The present study was designed as an observational study to investigate the relationship of seminal free L-carnitine with serum testosterone, LH, and FSH at the Basic Medical Sciences Institute, Jinnah Postgraduate Medical Centre, Karachi, Pakistan. The study was ethically approved by the Basic Medical Sciences Institute and the National Research Institute for Fertility Care. Sixty-one adult men were selected with their consent including fertile and infertile men. Exclusion criteria were; men using drugs, pelvic surgery, current illness, or comorbidities.

Early morning venous blood and semen samples were collected. After centrifugation, serum was separated, stored, and then analyzed for LH, FSH, and total testosterone by enzyme-linked immunosorbent assay technique. Semen was obtained by masturbation following 3–5 days of sexual abstinence. After 30 min of liquefaction at room temperature, samples were immediately divided into two portions, the first for semen analysis and the second for centrifugation for 10 min. Supernatant was kept at −80°C and later analyzed for free L-carnitine using the method developed by Li et al.18 on high-performance liquid chromatography. Semen analysis was carried out immediately and interpreted for its volume, sperm count, motility, and morphology according to the WHO reference values 19.

Statistical analysis Sample size was not determined but was restricted by the number of incident cases over a period of 2 years. However, post-hoc calculations 20 showed adequate power to detect significant correlations. Pearson’s correlation was used to determine the possible relation among the variables. Comparisons among groups were also carried out and significant values were found after the Student t-test was carried out.


Sixty-one men were divided into two main groups, fertile (control) and infertile. Nineteen men were fertile and 42 men were infertile.

Table 1 shows a comparison of the mean (±SEM) values of age, duration of infertility, BMI, ejaculate volume, sperm count, total motility, normal morphology, and white blood cell of the fertile and the infertile group. The sperm count, total motility, and normal morphology were significantly low (P<0.001) in the infertile group compared with the fertile group, whereas other values were nonsignificant after performing the Student t-test.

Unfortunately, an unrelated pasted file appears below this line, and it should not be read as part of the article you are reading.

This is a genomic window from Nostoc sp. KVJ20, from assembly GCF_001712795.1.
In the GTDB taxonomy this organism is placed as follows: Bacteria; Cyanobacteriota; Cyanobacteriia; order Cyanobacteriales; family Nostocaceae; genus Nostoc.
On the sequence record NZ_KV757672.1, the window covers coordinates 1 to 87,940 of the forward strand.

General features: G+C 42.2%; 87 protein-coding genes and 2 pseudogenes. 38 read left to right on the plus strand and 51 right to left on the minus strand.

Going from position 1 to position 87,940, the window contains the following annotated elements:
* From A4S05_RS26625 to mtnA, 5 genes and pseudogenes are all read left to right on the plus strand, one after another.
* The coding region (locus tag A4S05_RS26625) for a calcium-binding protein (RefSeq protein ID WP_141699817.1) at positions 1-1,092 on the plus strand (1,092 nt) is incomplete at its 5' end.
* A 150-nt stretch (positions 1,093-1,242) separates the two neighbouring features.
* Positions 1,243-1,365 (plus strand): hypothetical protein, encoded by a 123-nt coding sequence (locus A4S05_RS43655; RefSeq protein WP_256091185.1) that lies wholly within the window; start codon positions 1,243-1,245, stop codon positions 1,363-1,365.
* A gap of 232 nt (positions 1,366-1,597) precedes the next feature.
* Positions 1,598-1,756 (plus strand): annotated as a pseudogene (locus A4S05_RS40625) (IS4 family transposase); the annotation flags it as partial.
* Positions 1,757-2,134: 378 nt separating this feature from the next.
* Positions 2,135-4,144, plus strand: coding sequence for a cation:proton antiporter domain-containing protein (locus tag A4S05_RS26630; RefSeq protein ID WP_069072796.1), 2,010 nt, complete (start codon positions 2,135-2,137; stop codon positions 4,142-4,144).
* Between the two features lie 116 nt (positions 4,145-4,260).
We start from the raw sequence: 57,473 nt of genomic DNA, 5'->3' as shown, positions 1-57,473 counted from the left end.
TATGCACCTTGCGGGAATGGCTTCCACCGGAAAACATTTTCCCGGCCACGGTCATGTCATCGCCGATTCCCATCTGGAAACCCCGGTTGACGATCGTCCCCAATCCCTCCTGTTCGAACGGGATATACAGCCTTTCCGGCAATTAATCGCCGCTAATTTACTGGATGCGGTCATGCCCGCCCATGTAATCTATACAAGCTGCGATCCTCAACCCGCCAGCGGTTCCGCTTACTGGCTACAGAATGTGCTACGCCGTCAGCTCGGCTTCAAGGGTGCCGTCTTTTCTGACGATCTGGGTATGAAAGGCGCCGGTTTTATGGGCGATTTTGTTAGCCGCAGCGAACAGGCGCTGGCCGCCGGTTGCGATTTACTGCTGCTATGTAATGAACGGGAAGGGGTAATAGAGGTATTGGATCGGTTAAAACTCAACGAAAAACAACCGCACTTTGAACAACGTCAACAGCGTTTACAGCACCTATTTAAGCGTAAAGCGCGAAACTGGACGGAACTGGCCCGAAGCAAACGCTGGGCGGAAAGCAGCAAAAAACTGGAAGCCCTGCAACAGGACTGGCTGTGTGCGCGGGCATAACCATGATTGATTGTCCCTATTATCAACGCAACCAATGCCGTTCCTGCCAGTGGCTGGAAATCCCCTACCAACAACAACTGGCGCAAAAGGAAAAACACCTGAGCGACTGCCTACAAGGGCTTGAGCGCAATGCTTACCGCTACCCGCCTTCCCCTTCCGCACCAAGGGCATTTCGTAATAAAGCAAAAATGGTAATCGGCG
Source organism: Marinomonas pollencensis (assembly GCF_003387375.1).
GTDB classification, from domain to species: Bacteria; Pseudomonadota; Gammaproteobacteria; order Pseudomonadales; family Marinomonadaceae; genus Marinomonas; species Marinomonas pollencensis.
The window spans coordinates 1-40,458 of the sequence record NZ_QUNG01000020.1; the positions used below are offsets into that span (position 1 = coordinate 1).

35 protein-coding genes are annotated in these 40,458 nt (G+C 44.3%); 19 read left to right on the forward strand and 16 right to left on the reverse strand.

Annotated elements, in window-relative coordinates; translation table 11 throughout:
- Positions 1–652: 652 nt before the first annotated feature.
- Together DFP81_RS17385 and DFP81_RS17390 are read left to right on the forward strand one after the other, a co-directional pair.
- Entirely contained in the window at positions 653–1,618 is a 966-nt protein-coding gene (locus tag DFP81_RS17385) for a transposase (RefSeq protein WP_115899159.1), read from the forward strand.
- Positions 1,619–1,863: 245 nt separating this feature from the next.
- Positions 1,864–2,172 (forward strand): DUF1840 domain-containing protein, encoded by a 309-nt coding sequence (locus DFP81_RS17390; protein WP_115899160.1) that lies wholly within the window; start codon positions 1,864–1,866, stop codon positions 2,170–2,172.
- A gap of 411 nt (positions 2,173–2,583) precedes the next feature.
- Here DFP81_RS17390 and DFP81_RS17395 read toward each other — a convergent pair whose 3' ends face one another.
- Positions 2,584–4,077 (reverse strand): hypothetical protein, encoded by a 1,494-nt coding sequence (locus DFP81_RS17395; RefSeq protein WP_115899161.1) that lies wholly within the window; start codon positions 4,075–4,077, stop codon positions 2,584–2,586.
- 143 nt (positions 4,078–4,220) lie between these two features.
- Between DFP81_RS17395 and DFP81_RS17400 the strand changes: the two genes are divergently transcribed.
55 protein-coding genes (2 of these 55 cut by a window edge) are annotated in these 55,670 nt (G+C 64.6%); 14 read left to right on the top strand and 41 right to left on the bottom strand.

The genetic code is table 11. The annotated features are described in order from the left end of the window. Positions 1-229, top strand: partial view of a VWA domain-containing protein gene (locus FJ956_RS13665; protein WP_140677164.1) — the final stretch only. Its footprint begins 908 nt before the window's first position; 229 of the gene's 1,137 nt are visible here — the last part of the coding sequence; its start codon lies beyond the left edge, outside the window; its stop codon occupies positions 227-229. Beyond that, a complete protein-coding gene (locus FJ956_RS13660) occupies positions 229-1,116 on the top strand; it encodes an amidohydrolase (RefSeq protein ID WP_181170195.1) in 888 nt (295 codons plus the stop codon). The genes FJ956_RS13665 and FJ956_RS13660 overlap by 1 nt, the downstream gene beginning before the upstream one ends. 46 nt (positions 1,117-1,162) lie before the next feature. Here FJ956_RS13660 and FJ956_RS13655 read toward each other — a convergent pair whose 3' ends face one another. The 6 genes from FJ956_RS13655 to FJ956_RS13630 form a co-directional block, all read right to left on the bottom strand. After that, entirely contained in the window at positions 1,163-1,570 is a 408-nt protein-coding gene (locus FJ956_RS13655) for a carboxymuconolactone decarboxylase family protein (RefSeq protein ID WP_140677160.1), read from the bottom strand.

Table 1
Table 1:
Demographic and seminal characteristics of the fertile (control) and infertile groups

Table 2 shows a comparison of the mean (±SEM) values of serum testosterone, LH, FSH, and seminal free L-carnitine among the men in the fertile and infertile groups. In the infertile group, the mean value of LH was significantly (P<0.05) higher compared with that of the fertile group. The mean value of testosterone was low and FSH was higher in the infertile group compared with the fertile group, but both were nonsignificant. The mean (±SEM) value of seminal free L-carnitine in infertile men was significantly (P<0.001) lower compared with fertile men.

Table 2
Table 2:
Comparison of serum male reproductive hormones (testosterone, luteinizing hormone, and follicle-stimulating hormone) and seminal free L-carnitine among fertile (control) and infertile participants

Seminal free L-carnitine demonstrated significant positive correlation with testosterone (r=0.34, P<0.05). Serum LH was negatively correlated (r=−0.31), attaining statistical significance (P<0.05), whereas serum FSH was also negatively correlated (r=−0.21), but failed to achieve statistical significance.

Figure 1
Figure 1:
Correlation coefficient (r) of seminal free L-carnitine versus male reproductive serum hormones. FSH, follicle-stimulating hormone; LH, luteinizing hormone. *P<0.05, statistically significant.


In this article, we present the correlation of seminal free L-carnitine with serum LH, FSH, and testosterone in fertile and infertile men. This study is an extension of our previously published study 21 that systematically compared seminal free L-carnitine among fertile and infertile participants. We have previously shown that the seminal free L-carnitine was significantly low in azoospermic, asthenospermic, and oligoasthenoteratospermic men compared independently with the fertile (control) group, establishing the fact that L-carnitine in seminal plasma plays an essential role in maintaining male fertility. In the present study, we aimed to investigate the influence of testosterone, LH, and FSH on seminal free L-carnitine levels.

Among infertile men, 43% showed low testosterone levels, whereas 33% had normal testosterone levels, both accompanied by high FSH and LH levels. This may advocate the presence of primary hypogonadism predominantly in this study. However, the mean serum testosterone level in the infertile group was lower than that of the fertile group, but in the normal range, and no significant differences were observed on comparison with each other. However, the mean values of LH and FSH were higher among the men in the infertile group than those in the fertile group, and both were above the normal reference range.